Why Apple’s search contract renewal decision could change the landscape

Why Apple’s search contract renewal decision could change the landscape

We could be in for something of a seismic shift in search over the next few months as Google’s position as the default search provider for Apple’s Safari browser is due to come to an end; it appears that both Microsoft and Yahoo want to strike a deal to replace them.

This contract is a very big one given that Safari currently accounts for just under half of all mobile search queries and nearly 10% of desktop searches, meaning that whoever gets the nod from Apple will have some serious traffic coming their way.

Don’t be fooled into thinking that Google’s might in the marketplace means they will automatically get the contract renewed either; the truth is that Google’s strength has been on the wane since it was dumped as Firefox’s default search engine last year.

Bing’s existing links with Apple (they power the search facilities on both Siri and Spotlight) could make them the favourite to land the contract, putting a great deal more search power back Microsoft’s way, which they lost to Google several years ago. There is also the fact that Apple and Google are technically in competition in the marketplace, so it would make a certain amount of sense for Apple to put some distance between the two.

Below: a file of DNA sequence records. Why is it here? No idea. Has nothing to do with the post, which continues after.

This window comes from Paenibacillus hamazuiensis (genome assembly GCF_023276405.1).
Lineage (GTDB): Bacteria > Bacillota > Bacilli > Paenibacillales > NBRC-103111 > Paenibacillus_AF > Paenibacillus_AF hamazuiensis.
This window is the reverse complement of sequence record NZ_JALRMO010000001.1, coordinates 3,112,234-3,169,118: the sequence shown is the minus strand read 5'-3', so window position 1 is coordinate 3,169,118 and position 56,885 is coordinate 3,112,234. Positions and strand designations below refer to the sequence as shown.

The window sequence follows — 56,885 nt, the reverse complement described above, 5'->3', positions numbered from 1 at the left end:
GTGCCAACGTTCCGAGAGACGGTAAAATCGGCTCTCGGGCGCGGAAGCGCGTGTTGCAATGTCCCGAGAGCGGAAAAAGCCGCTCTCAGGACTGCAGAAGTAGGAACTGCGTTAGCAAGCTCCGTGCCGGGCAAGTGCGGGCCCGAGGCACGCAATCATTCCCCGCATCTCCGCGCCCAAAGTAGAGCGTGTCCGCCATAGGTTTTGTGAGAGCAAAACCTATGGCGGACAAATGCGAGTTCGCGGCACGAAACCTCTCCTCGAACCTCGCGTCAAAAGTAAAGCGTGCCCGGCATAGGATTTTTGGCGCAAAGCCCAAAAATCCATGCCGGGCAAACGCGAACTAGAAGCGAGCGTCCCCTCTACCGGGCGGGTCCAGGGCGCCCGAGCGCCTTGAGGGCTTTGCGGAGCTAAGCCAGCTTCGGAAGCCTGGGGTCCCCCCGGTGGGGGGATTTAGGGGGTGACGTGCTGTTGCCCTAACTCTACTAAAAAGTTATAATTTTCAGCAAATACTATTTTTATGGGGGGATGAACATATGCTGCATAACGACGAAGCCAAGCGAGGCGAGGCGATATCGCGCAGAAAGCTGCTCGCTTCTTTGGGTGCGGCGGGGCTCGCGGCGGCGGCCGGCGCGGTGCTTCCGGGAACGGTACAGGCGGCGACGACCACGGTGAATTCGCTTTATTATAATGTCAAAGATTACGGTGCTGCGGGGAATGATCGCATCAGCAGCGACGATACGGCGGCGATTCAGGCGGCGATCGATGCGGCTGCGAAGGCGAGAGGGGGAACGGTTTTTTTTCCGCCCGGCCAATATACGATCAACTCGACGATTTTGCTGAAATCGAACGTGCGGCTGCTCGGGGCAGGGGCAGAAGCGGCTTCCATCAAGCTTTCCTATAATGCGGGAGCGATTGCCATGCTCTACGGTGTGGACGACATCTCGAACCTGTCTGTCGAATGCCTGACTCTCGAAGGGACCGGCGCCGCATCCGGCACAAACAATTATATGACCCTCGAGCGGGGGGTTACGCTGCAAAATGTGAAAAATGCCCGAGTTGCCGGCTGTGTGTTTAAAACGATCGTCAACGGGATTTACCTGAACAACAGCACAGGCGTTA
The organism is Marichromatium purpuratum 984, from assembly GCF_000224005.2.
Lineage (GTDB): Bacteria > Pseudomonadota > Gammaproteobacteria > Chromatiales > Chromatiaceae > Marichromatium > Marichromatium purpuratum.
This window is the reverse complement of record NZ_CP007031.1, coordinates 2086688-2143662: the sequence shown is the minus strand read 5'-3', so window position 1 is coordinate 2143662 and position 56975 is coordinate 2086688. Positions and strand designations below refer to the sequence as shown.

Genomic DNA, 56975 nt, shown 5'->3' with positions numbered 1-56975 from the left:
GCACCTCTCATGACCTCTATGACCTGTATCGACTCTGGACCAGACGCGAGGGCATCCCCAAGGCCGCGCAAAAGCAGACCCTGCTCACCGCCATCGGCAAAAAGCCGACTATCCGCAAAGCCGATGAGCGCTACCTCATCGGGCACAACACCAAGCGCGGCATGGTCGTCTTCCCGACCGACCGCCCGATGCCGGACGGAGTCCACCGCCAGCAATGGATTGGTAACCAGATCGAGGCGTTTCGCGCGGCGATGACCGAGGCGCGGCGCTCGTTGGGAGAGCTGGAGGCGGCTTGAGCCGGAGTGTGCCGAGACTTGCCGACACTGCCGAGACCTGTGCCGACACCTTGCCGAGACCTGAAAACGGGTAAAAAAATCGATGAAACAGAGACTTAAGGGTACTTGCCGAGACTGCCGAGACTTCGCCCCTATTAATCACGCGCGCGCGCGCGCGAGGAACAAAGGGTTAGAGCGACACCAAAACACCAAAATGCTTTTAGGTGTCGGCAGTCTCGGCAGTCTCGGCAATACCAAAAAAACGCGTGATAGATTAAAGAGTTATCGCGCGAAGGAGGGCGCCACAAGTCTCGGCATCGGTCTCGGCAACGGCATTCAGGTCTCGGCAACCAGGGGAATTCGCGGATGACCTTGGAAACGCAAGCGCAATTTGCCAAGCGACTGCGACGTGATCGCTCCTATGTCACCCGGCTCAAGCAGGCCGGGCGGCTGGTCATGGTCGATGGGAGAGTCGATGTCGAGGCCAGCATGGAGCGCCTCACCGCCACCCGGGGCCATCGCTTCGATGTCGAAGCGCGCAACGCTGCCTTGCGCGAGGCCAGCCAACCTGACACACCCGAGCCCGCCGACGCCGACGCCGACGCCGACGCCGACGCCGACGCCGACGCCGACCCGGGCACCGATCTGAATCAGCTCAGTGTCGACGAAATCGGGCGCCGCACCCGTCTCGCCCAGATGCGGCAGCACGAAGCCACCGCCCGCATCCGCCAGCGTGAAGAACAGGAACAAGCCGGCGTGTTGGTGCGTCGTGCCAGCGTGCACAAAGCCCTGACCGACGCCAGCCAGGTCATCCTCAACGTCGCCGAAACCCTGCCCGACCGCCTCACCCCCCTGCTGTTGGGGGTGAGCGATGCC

This potential change alters the landscape for marketers. Over the last few years, the smart strategy has been to focus almost entirely on Google from an SEO and PPC point of view, and just leave the likes of Bing and Yahoo as secondary concerns. If Bing were to land the deal, however, it would be time to balance the focus of marketing between both it and Google, and test out different allocations of resources to see which combination produces the best results overall.

It is certainly time to dust off your Bing Webmaster tools and Ads accounts and start investing more time and money in them as, regardless of the outcome of this particular contract, they certainly seem to be becoming a viable competitor to Google in the search market.